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NEWS
January 18, 1993 | MARK FINEMAN, TIMES STAFF WRITER
Far beneath the surface of the tragic drama of Somalia, four major U.S. oil companies are quietly sitting on a prospective fortune in exclusive concessions to explore and exploit tens of millions of acres of the Somali countryside. That land, in the opinion of geologists and industry sources, could yield significant amounts of oil and natural gas if the U.S.-led military mission can restore peace to the impoverished East African nation.
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NEWS
July 3, 2001 | TYNISA E. TRAPPS, TIMES STAFF WRITER
U.S. refineries have contributed to gasoline price increases during the last two years by closing storage facilities, withholding supplies in some markets and undergoing mergers, a consumer group charged Monday. Gas prices are about 20 cents per gallon higher than they were in the late 1990s, costing consumers an additional $150 a year per household, according to a study by the Consumer Federation of America.
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BUSINESS
December 16, 1999 | From Times Staff and Wire Reports
The merger of Exxon and Mobil will bring bigger cost savings than expected for shareholders, though thousands more employees will lose their jobs, company executives said Wednesday. Exxon Mobil Corp. will cut almost 16,000 jobs--about 15% of its work force--by the end of 2002, an increase from the 9,000 cuts estimated when the companies announced plans to merge a year ago.
BUSINESS
April 25, 2001 | NANCY RIVERA BROOKS, TIMES STAFF WRITER
Wholesale gasoline prices leaped Tuesday after a fire at a major Los Angeles-area oil refinery raised fears of tighter gasoline supplies as the summer driving season approaches. A "coker" unit caught fire late Monday at the Tosco Corp. refinery in Carson, which has the capacity to produce about 5.5 million gallons of gasoline and other fuels a day.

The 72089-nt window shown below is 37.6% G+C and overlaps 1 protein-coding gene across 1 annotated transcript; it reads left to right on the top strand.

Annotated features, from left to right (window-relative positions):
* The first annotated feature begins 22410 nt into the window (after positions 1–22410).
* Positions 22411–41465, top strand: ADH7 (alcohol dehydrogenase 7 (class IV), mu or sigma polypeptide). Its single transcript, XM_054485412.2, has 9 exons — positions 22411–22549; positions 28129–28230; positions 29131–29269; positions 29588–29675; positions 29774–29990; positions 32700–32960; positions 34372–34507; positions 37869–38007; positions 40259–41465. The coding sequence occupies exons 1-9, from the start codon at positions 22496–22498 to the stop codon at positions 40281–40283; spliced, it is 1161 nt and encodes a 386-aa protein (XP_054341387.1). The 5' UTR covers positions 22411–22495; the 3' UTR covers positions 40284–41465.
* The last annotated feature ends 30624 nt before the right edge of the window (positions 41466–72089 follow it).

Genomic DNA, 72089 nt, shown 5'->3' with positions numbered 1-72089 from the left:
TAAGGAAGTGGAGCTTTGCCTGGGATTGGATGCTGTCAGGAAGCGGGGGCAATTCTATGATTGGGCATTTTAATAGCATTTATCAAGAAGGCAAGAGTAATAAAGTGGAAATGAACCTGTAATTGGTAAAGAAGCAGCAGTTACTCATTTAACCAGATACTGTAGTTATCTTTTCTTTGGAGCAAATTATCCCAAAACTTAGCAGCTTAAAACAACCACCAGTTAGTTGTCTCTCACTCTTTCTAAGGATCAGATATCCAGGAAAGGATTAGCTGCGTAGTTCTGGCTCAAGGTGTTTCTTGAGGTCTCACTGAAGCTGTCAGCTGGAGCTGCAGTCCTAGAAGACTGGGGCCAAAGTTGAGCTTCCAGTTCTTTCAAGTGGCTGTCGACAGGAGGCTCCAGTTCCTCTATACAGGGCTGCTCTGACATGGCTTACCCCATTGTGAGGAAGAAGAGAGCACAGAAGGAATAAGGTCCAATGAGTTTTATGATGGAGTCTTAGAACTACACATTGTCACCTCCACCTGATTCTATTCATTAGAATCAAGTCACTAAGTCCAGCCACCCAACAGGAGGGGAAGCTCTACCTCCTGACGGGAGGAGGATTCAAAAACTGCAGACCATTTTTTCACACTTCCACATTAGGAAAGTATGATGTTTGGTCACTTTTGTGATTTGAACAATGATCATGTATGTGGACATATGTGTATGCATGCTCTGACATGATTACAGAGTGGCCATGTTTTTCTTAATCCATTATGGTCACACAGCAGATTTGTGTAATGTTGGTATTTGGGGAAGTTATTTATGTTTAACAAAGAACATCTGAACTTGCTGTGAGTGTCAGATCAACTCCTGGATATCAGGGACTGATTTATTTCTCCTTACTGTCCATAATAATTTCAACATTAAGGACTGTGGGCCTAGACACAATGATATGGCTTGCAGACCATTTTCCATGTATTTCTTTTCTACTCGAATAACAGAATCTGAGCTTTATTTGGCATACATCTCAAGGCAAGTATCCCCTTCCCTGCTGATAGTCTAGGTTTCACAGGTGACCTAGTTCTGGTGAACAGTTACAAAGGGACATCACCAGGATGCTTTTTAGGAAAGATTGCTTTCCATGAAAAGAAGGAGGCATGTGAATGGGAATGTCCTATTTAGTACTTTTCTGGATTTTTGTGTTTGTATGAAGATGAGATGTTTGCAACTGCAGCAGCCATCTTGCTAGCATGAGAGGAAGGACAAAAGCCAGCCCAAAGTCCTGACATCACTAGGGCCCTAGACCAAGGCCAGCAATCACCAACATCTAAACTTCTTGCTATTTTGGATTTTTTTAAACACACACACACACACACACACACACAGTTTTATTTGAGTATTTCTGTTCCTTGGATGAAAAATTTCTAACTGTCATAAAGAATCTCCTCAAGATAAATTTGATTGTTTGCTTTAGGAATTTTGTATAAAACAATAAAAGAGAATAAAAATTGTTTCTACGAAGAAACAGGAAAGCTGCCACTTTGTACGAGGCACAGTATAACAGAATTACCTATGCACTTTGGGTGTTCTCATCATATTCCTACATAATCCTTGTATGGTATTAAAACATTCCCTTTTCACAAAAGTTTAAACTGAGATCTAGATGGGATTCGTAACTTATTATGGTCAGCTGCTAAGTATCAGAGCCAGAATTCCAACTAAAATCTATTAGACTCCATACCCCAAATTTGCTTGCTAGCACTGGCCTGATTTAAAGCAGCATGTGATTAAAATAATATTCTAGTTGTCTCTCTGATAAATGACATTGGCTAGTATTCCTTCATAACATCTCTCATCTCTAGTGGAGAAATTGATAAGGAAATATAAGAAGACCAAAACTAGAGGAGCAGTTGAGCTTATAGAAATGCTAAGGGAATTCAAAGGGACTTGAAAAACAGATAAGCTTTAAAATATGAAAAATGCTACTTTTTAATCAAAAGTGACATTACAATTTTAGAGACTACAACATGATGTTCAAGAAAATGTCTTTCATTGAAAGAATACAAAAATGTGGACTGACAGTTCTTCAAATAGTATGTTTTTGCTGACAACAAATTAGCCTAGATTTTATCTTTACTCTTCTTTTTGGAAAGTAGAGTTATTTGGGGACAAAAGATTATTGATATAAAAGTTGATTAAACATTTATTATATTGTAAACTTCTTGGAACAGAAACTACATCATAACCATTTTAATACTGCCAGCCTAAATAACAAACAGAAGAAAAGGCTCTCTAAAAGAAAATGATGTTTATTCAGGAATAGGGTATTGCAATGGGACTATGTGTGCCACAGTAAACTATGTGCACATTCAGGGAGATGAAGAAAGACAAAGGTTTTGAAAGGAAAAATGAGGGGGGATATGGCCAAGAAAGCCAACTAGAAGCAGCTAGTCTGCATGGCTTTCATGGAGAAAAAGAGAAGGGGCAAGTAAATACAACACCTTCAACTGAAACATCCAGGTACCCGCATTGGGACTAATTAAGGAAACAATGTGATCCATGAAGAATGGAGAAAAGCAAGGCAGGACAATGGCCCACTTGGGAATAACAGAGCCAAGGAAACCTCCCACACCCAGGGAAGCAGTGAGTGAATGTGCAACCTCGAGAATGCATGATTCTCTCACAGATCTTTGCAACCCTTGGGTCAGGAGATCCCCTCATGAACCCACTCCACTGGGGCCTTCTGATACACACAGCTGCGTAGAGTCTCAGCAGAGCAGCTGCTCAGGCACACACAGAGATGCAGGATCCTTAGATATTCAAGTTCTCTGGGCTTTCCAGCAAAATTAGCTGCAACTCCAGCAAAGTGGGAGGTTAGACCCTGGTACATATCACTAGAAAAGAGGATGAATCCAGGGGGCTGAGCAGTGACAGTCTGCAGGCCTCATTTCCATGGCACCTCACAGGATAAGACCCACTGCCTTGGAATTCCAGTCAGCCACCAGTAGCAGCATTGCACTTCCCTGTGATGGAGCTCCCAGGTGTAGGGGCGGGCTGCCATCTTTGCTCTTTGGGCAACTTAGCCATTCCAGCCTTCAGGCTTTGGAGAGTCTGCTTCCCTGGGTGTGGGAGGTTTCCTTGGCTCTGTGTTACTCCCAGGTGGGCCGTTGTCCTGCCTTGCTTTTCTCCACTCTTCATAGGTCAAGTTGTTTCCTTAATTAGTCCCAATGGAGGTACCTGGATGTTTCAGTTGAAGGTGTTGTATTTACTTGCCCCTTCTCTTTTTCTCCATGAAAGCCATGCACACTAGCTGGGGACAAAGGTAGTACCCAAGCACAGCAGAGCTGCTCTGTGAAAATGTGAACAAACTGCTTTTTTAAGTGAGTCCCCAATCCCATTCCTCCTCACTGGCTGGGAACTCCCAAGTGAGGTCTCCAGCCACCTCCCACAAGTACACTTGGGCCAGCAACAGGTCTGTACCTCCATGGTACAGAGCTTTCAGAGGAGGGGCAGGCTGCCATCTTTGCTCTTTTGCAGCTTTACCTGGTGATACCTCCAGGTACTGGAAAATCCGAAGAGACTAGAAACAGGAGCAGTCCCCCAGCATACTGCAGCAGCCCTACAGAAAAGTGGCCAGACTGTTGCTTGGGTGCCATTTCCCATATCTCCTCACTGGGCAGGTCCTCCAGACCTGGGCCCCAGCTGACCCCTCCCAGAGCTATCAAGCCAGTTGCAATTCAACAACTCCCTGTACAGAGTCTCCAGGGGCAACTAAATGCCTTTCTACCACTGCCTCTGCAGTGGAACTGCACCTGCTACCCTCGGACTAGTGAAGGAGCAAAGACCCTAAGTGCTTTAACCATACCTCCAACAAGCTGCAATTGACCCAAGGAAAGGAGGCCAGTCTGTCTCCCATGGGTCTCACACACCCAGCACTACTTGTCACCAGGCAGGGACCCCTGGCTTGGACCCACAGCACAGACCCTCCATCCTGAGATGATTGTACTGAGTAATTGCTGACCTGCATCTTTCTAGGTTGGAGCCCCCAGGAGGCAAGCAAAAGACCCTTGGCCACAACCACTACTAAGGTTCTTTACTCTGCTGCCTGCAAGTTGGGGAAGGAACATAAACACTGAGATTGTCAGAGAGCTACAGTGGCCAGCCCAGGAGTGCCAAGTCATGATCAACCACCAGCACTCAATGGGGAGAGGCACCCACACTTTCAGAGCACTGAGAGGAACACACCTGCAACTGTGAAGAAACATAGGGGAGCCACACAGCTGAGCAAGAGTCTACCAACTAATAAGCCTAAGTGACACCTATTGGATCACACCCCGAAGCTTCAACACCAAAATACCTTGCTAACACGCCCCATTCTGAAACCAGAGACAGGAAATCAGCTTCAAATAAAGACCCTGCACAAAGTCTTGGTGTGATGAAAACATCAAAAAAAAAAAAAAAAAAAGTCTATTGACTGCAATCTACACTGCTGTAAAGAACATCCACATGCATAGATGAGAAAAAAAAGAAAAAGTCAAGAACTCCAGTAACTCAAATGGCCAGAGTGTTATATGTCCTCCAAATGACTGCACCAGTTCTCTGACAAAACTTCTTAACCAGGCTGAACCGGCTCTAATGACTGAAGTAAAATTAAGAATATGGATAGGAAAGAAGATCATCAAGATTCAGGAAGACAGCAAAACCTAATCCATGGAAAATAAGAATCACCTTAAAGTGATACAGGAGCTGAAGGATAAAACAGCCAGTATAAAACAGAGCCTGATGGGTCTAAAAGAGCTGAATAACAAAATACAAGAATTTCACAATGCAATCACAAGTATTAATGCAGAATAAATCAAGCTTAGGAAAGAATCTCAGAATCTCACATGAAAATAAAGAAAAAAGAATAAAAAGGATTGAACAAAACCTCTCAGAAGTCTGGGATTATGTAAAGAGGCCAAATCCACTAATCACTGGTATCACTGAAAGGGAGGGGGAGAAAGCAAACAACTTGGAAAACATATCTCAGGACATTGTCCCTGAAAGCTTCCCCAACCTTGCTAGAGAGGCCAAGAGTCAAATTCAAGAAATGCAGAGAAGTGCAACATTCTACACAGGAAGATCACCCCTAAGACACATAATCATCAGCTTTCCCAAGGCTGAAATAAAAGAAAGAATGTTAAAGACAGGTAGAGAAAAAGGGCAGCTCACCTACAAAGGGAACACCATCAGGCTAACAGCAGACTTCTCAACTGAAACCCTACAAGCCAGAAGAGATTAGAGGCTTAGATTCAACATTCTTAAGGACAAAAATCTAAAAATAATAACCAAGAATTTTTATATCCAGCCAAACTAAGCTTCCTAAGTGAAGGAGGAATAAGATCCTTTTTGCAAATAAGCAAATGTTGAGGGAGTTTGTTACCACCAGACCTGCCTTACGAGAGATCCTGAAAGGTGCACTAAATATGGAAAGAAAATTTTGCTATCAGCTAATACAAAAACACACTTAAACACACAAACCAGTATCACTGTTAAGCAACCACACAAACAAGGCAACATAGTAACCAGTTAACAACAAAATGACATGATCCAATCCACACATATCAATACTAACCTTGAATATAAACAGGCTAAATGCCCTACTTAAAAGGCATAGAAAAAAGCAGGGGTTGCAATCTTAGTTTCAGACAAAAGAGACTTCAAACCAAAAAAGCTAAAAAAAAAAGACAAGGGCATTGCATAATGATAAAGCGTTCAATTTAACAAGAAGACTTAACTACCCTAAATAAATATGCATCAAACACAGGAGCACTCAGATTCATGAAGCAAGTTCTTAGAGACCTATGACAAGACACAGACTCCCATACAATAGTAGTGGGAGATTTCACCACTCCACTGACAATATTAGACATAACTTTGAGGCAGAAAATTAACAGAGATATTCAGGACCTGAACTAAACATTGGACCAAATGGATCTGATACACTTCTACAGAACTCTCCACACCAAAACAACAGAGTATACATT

BUSINESS
October 11, 1988 | DONALD WOUTAT, Times Staff Writer
One of the oil industry's biggest auctions drew to a close Monday when Tenneco, the Houston-based conglomerate that is bailing out of the oil and gas business, announced that it will gross more than $7.3 billion from a massive sale of its energy assets. The price was considered a premium, despite the dismal economic climate in the Oil Patch over the past several months. As such, it was seen as a signal that the U.S.
NEWS
February 23, 1998 | TYLER MARSHALL, TIMES STAFF WRITER
The lure of oil--as much as $4 trillion worth--is drawing the United States deep into distant and dangerous lands around the Caspian Sea. Although few Americans know the region, the prospect of enormous energy deposits is likely to make the Caspian as familiar a part of the world for the next generation of Americans as the Persian Gulf is for today's. It has already pulled in a who's who of oil industry giants and let loose a multibillion-dollar wave of international investment.
BUSINESS
November 11, 1988 | From Reuters
Saudi Arabia and Texaco Inc. signed a $1.8-billion deal Thursday creating a joint venture to refine, distribute and market oil products in 23 American states. The deal gives Saudi Arabia, the world's biggest crude oil exporter, access to the largest oil market in the world and is a major step toward integrating its operations from the well to the gas pump.
BUSINESS
May 26, 1988 | From Reuters
Tenneco Inc., the energy and industrial conglomerate long rumored as a possible takeover target, said Wednesday that it would sell its oil and gas business, whose huge reserves could bring a price of $7 billion or more. Proceeds from the sale will be used to reduce debt and, possibly, to repurchase shares of the company's common stock, Tenneco said. The news sent Tenneco shares up $4.375 to $45.75 on the New York Stock Exchange.
BUSINESS
August 13, 1990 | CARLA LAZZARESCHI, TIMES STAFF WRITER
Big Oil is going on a public relations counteroffensive. Amid continuing charges of profiteering with the immediate run-up of gas prices following Iraq's invasion of Kuwait nearly two weeks ago, U.S. oil companies are responding with highly publicized price freezes at the pump, full-page newspaper advertisements, lengthy position papers and, even, a radio talk show appearance. At 9 a.m. today, Chevron Chairman and Chief Executive Kenneth T.
NEWS